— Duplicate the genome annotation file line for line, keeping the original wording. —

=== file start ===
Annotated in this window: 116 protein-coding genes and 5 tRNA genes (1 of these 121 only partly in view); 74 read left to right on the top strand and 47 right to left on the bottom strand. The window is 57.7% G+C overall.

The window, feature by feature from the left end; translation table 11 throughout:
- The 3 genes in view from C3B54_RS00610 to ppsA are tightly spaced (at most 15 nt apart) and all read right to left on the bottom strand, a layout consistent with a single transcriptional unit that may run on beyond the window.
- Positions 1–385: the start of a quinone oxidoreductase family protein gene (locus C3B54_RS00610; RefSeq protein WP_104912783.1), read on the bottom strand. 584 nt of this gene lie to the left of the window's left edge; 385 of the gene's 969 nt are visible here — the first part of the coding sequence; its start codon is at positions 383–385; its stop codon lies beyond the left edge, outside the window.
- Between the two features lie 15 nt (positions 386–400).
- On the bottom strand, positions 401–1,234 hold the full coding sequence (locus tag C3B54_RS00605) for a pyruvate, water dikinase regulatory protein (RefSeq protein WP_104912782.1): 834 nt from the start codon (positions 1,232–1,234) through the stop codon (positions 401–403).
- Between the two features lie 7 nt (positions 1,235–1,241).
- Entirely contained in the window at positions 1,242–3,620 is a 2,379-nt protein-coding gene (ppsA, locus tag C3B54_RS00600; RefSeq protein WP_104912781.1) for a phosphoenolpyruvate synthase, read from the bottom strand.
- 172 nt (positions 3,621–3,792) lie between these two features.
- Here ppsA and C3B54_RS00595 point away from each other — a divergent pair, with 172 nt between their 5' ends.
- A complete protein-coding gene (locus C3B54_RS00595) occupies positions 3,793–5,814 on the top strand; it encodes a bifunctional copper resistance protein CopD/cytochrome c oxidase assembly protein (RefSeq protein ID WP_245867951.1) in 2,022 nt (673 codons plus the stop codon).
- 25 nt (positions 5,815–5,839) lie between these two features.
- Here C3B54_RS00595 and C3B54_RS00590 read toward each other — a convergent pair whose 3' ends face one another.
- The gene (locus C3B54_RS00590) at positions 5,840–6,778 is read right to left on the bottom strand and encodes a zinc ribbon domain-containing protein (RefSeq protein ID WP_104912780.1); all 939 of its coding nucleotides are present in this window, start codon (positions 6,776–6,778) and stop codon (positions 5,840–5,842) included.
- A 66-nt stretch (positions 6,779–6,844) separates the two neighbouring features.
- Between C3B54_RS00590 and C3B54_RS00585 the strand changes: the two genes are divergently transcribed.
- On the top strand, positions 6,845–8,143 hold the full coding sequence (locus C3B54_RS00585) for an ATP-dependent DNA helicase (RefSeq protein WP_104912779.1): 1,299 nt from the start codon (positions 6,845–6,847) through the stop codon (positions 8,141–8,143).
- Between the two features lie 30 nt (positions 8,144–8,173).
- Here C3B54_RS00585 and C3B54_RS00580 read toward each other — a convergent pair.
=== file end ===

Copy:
Annotated in this window: 116 protein-coding genes and 5 tRNA genes (1 of these 121 only partly in view); 74 read left to right on the top strand and 47 right to left on the bottom strand. The window is 57.7% G+C overall.

The window, feature by feature from the left end; translation table 11 throughout:
- The 3 genes in view from C3B54_RS00610 to ppsA are tightly spaced (at most 15 nt apart) and all read right to left on the bottom strand, a layout consistent with a single transcriptional unit that may run on beyond the window.
- Positions 1–385: the start of a quinone oxidoreductase family protein gene (locus C3B54_RS00610; RefSeq protein WP_104912783.1), read on the bottom strand. 584 nt of this gene lie to the left of the window's left edge; 385 of the gene's 969 nt are visible here — the first part of the coding sequence; its start codon is at positions 383–385; its stop codon lies beyond the left edge, outside the window.
- Between the two features lie 15 nt (positions 386–400).
- On the bottom strand, positions 401–1,234 hold the full coding sequence (locus tag C3B54_RS00605) for a pyruvate, water dikinase regulatory protein (RefSeq protein WP_104912782.1): 834 nt from the start codon (positions 1,232–1,234) through the stop codon (positions 401–403).
- Between the two features lie 7 nt (positions 1,235–1,241).
- Entirely contained in the window at positions 1,242–3,620 is a 2,379-nt protein-coding gene (ppsA, locus tag C3B54_RS00600; RefSeq protein WP_104912781.1) for a phosphoenolpyruvate synthase, read from the bottom strand.
- 172 nt (positions 3,621–3,792) lie between these two features.
- Here ppsA and C3B54_RS00595 point away from each other — a divergent pair, with 172 nt between their 5' ends.
- A complete protein-coding gene (locus C3B54_RS00595) occupies positions 3,793–5,814 on the top strand; it encodes a bifunctional copper resistance protein CopD/cytochrome c oxidase assembly protein (RefSeq protein ID WP_245867951.1) in 2,022 nt (673 codons plus the stop codon).
- 25 nt (positions 5,815–5,839) lie between these two features.
- Here C3B54_RS00595 and C3B54_RS00590 read toward each other — a convergent pair whose 3' ends face one another.
- The gene (locus C3B54_RS00590) at positions 5,840–6,778 is read right to left on the bottom strand and encodes a zinc ribbon domain-containing protein (RefSeq protein ID WP_104912780.1); all 939 of its coding nucleotides are present in this window, start codon (positions 6,776–6,778) and stop codon (positions 5,840–5,842) included.
- A 66-nt stretch (positions 6,779–6,844) separates the two neighbouring features.
- Between C3B54_RS00590 and C3B54_RS00585 the strand changes: the two genes are divergently transcribed.
- On the top strand, positions 6,845–8,143 hold the full coding sequence (locus C3B54_RS00585) for an ATP-dependent DNA helicase (RefSeq protein WP_104912779.1): 1,299 nt from the start codon (positions 6,845–6,847) through the stop codon (positions 8,141–8,143).
- Between the two features lie 30 nt (positions 8,144–8,173).
- Here C3B54_RS00585 and C3B54_RS00580 read toward each other — a convergent pair.